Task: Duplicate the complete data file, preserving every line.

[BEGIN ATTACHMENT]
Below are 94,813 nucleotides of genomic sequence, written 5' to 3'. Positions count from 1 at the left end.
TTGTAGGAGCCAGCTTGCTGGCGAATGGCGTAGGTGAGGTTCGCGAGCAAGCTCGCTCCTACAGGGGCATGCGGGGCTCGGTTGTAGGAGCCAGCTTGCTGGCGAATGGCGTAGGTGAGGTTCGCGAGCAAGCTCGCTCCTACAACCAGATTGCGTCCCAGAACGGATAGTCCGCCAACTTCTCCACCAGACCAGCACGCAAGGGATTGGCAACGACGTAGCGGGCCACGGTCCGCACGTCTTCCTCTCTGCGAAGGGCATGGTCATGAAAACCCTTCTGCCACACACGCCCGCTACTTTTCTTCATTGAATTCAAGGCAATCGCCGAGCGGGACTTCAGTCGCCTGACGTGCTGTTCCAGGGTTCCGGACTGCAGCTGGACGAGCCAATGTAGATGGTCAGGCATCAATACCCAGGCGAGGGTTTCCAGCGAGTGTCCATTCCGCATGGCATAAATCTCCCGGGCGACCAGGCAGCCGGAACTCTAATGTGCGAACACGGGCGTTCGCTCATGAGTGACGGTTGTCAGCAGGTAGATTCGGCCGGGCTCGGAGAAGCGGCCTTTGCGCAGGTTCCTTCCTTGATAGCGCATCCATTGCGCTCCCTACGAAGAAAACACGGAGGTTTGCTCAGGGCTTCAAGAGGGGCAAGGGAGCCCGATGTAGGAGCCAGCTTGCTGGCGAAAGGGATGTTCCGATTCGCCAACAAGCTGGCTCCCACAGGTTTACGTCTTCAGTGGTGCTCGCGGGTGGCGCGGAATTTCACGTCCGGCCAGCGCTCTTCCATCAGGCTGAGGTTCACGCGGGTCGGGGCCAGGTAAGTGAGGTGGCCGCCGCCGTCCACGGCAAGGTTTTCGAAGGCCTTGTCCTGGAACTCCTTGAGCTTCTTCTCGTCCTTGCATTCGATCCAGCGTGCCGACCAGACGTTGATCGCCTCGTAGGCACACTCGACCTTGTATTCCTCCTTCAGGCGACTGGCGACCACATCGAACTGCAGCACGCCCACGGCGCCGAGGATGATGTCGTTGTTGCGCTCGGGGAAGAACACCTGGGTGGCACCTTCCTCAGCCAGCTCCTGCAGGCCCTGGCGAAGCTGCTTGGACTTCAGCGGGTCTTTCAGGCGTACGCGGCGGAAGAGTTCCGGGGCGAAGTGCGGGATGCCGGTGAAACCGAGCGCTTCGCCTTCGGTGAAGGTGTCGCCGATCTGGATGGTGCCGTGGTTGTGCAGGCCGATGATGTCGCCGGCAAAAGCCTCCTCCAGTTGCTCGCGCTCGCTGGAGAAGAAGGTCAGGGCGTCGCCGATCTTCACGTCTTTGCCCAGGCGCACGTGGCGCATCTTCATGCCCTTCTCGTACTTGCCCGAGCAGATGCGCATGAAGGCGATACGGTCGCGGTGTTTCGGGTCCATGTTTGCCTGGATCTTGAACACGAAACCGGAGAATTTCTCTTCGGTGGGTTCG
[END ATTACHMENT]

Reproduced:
Below are 94,813 nucleotides of genomic sequence, written 5' to 3'. Positions count from 1 at the left end.
TTGTAGGAGCCAGCTTGCTGGCGAATGGCGTAGGTGAGGTTCGCGAGCAAGCTCGCTCCTACAGGGGCATGCGGGGCTCGGTTGTAGGAGCCAGCTTGCTGGCGAATGGCGTAGGTGAGGTTCGCGAGCAAGCTCGCTCCTACAACCAGATTGCGTCCCAGAACGGATAGTCCGCCAACTTCTCCACCAGACCAGCACGCAAGGGATTGGCAACGACGTAGCGGGCCACGGTCCGCACGTCTTCCTCTCTGCGAAGGGCATGGTCATGAAAACCCTTCTGCCACACACGCCCGCTACTTTTCTTCATTGAATTCAAGGCAATCGCCGAGCGGGACTTCAGTCGCCTGACGTGCTGTTCCAGGGTTCCGGACTGCAGCTGGACGAGCCAATGTAGATGGTCAGGCATCAATACCCAGGCGAGGGTTTCCAGCGAGTGTCCATTCCGCATGGCATAAATCTCCCGGGCGACCAGGCAGCCGGAACTCTAATGTGCGAACACGGGCGTTCGCTCATGAGTGACGGTTGTCAGCAGGTAGATTCGGCCGGGCTCGGAGAAGCGGCCTTTGCGCAGGTTCCTTCCTTGATAGCGCATCCATTGCGCTCCCTACGAAGAAAACACGGAGGTTTGCTCAGGGCTTCAAGAGGGGCAAGGGAGCCCGATGTAGGAGCCAGCTTGCTGGCGAAAGGGATGTTCCGATTCGCCAACAAGCTGGCTCCCACAGGTTTACGTCTTCAGTGGTGCTCGCGGGTGGCGCGGAATTTCACGTCCGGCCAGCGCTCTTCCATCAGGCTGAGGTTCACGCGGGTCGGGGCCAGGTAAGTGAGGTGGCCGCCGCCGTCCACGGCAAGGTTTTCGAAGGCCTTGTCCTGGAACTCCTTGAGCTTCTTCTCGTCCTTGCATTCGATCCAGCGTGCCGACCAGACGTTGATCGCCTCGTAGGCACACTCGACCTTGTATTCCTCCTTCAGGCGACTGGCGACCACATCGAACTGCAGCACGCCCACGGCGCCGAGGATGATGTCGTTGTTGCGCTCGGGGAAGAACACCTGGGTGGCACCTTCCTCAGCCAGCTCCTGCAGGCCCTGGCGAAGCTGCTTGGACTTCAGCGGGTCTTTCAGGCGTACGCGGCGGAAGAGTTCCGGGGCGAAGTGCGGGATGCCGGTGAAACCGAGCGCTTCGCCTTCGGTGAAGGTGTCGCCGATCTGGATGGTGCCGTGGTTGTGCAGGCCGATGATGTCGCCGGCAAAAGCCTCCTCCAGTTGCTCGCGCTCGCTGGAGAAGAAGGTCAGGGCGTCGCCGATCTTCACGTCTTTGCCCAGGCGCACGTGGCGCATCTTCATGCCCTTCTCGTACTTGCCCGAGCAGATGCGCATGAAGGCGATACGGTCGCGGTGTTTCGGGTCCATGTTTGCCTGGATCTTGAACACGAAACCGGAGAATTTCTCTTCGGTGGGTTCG